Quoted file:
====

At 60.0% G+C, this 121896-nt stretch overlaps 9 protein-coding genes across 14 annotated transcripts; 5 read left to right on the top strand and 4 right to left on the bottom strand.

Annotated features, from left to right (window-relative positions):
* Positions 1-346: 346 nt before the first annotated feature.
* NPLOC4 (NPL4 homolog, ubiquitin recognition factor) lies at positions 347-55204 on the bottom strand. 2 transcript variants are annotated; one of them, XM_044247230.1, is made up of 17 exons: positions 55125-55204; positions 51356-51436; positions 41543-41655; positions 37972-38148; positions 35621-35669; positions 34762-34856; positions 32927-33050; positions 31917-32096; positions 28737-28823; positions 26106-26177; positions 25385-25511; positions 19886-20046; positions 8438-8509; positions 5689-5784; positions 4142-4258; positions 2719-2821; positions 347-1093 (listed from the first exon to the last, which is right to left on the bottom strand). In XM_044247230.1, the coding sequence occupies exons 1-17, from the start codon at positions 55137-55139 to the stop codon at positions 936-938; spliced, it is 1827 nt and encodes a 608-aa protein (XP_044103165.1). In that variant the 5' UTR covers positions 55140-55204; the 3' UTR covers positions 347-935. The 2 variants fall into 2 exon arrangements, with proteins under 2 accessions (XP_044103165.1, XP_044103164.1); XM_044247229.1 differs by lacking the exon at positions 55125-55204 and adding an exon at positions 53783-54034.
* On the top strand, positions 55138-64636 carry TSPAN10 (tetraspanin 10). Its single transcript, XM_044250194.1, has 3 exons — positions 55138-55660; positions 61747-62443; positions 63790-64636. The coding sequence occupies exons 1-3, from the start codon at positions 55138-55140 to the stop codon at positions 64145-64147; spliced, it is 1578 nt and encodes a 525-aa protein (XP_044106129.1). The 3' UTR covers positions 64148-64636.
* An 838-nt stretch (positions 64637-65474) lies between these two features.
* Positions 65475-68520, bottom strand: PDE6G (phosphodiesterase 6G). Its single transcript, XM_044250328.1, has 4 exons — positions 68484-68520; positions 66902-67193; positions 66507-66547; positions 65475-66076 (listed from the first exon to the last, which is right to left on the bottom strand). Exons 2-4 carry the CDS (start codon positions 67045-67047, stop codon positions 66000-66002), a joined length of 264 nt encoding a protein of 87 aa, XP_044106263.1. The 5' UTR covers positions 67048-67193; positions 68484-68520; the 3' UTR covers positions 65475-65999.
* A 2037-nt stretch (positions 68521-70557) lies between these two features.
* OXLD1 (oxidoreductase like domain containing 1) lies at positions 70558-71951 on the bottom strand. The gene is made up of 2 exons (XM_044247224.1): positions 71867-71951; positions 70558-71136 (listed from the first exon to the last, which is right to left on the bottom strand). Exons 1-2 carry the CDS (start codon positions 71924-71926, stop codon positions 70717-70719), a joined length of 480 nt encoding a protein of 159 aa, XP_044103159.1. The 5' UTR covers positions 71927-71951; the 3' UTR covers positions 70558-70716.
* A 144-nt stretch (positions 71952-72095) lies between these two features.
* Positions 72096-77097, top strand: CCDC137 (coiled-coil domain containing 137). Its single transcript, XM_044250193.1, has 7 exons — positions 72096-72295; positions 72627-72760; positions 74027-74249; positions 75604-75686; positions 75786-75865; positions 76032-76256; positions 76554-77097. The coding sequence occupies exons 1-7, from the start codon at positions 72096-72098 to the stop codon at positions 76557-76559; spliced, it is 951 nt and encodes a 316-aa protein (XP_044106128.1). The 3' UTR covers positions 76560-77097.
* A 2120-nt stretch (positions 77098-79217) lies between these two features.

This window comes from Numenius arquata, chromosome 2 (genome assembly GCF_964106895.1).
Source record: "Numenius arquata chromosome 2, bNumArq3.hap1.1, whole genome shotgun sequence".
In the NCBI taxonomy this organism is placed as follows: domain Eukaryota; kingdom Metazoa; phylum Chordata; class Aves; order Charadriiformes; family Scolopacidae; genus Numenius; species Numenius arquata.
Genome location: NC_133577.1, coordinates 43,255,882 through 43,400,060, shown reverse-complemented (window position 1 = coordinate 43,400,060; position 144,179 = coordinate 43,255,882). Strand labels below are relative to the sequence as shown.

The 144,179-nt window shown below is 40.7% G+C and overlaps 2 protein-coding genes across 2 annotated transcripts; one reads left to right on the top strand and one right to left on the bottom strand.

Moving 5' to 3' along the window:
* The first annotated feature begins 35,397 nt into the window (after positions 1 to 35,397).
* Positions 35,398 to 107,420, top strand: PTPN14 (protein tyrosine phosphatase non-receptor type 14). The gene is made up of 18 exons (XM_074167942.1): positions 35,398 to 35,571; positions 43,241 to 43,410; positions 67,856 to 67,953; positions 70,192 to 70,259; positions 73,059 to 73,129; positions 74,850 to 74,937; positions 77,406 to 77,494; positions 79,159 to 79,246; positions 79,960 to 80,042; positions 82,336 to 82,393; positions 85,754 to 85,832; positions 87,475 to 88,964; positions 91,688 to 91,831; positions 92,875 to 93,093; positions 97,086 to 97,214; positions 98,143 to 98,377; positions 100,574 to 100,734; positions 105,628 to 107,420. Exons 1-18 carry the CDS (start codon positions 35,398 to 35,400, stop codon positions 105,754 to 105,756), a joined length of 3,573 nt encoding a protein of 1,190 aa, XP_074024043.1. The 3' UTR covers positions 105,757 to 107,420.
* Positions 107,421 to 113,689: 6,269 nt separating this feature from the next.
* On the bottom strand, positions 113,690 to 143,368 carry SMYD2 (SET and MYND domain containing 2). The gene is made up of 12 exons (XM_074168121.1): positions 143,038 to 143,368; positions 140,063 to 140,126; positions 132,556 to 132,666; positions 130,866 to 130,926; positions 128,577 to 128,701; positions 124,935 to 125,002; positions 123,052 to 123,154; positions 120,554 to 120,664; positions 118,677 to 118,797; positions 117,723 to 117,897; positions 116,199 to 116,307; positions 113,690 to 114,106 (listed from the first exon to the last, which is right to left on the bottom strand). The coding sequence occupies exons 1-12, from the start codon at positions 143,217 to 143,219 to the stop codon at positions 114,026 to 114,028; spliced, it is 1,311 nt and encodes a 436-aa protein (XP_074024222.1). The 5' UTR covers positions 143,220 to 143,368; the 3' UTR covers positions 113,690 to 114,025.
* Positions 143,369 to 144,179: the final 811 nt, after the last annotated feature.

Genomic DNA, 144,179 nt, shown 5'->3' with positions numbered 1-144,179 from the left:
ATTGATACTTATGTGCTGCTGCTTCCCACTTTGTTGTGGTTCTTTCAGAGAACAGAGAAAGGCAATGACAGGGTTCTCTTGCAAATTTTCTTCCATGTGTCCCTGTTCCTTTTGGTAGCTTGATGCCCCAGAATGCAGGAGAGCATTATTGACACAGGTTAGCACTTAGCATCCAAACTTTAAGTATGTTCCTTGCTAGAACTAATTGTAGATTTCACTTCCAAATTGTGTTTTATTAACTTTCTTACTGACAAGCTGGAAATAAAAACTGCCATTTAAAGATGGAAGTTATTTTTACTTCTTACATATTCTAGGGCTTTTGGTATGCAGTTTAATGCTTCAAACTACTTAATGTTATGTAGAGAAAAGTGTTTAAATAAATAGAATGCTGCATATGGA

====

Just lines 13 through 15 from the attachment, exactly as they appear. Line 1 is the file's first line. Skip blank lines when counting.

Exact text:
This window comes from Numenius arquata, chromosome 2 (genome assembly GCF_964106895.1).
Source record: "Numenius arquata chromosome 2, bNumArq3.hap1.1, whole genome shotgun sequence".
In the NCBI taxonomy this organism is placed as follows: domain Eukaryota; kingdom Metazoa; phylum Chordata; class Aves; order Charadriiformes; family Scolopacidae; genus Numenius; species Numenius arquata.